This proposal, though, is as nothing to the alarming policy announcement made in the aftermath of the Conservative Party Conference: It is very hard to see that this policy is born of anything other than a fit of pique over two particular judgements concerning prisoners’ voting rights and the deportation of Abu Qatada.  Every lawyer, although perhaps not the Lord Chancellor, is familiar with the time worn maxim: hard cases make bad law.

The damage to Britain’s international reputation as a beacon and guardian of the Rule of Law would be incalculable if a Conservative government in 2015 even contemplates withdrawing from the European Convention of Human Rights (the drafting of which was largely in the hands of one of Mr Grayling’s Conservative forebears as Lord Chancellor!), just as Magna Carta is being celebrated.

The shoddy dismissal of the Attorney General Dominic Grieve, a man of clear principle and, as an aside, an assiduous attender at Bar Council meetings, for expressing his misgivings about this ‘puerile’ policy is a stain on the Prime Minister’s reputation.  I have yet to meet his successor and have previously blogged about the folly of attacking him with undue haste but it is alarming in the extreme that Mr Grayling referred to having received ‘strong legal advice’ as to the propriety, workability and, most importantly, the lawfulness of his proposal without having the courage to publish that advice.  All professionals, but doctors and lawyers most of all, will be familiar with those that ignore their professional advice choosing to dispense with their services: their fate quite often is death or imprisonment.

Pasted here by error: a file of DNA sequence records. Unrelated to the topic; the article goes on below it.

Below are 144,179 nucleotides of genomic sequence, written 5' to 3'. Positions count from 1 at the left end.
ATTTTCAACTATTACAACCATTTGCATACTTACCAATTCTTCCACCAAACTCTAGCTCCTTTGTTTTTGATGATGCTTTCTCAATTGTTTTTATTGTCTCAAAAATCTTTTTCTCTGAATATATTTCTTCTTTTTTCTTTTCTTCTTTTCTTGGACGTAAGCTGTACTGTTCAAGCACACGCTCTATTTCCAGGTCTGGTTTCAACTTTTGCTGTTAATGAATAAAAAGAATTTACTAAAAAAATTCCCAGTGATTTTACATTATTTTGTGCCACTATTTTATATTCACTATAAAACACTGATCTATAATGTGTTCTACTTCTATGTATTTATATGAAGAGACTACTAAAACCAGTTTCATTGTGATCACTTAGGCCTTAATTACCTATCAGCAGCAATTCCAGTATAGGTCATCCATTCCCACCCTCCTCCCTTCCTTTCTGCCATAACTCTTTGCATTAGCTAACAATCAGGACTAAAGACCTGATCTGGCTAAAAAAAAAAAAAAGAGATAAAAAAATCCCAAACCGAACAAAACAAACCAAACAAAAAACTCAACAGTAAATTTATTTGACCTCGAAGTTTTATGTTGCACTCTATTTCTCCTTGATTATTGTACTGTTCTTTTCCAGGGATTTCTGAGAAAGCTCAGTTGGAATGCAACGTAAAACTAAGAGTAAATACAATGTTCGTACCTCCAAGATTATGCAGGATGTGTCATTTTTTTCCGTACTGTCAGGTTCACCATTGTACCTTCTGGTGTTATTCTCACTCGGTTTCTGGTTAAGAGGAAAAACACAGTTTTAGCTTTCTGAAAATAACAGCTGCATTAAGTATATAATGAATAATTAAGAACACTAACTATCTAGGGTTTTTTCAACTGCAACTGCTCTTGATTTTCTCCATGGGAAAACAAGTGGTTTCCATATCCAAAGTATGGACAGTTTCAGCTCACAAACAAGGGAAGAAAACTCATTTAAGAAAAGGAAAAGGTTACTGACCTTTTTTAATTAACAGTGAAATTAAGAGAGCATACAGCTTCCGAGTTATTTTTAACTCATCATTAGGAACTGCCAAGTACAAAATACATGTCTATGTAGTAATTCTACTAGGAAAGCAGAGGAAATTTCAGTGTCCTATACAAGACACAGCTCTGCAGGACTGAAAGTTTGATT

The sense that the Ministry of Justice has not one eye but both fixed mesmerised on the concocted and inflammatory outrage of the tabloid press is only forebodingly confirmed when one considers the alarming jump in prison suicides that has occurred in recent months: Every prison suicide is a realised action contemplated by scores of other prisoners who, while considering such an irrevocable and desperate action, may very well be self-harming in the interim.  Mr Grayling appears to shrug off the concerns of Frances Crook, Chief Executive of the Howard League for Penal Reform, as being politically motivated rather than the urgent counsel of a woman who has devoted her life to ensuring that criminal punishment is decent, worthwhile and proportionate:

And so finally to the ‘celebrations’ for the Opening of the Legal Year.  It is amazing how many criminal practitioners are completely unaware of this event with still fewer participating in it.  Since time immemorial the commencement of Michaelmas Term has been celebrated with a procession from the Temple to Westminster Abbey where God is enjoined through prayer and hymn to grant the judiciary wisdom in their decision making.  Of course the criminal courts have no conception of university based terms as criminals don’t tend to repair to their villas in the South of France for the Long Vacation.

Like all British ceremonial it involves the wearing of the most extraordinary clothes conceivable.   Needless to say the foreigners love it and the service is packed to the gunwales with chairmen and presidents of Bars from all over the world come to London to be shown that the Brits know how to do things properly.  It is, in the truest sense of the word, a majestic spectacle embodying the confluence of God, Crown and Justice.  But as I sat tucked away in Poets’ Corner I could not help thinking that all this pomp and the soaring anthems rang rather hollow if back at court the next day I couldn’t even buy a cheese sandwich, also, it is perhaps not by chance that QCs carry gloves when wearing full ceremonial dress because the gloves are well and truly off in the fight for criminal justice.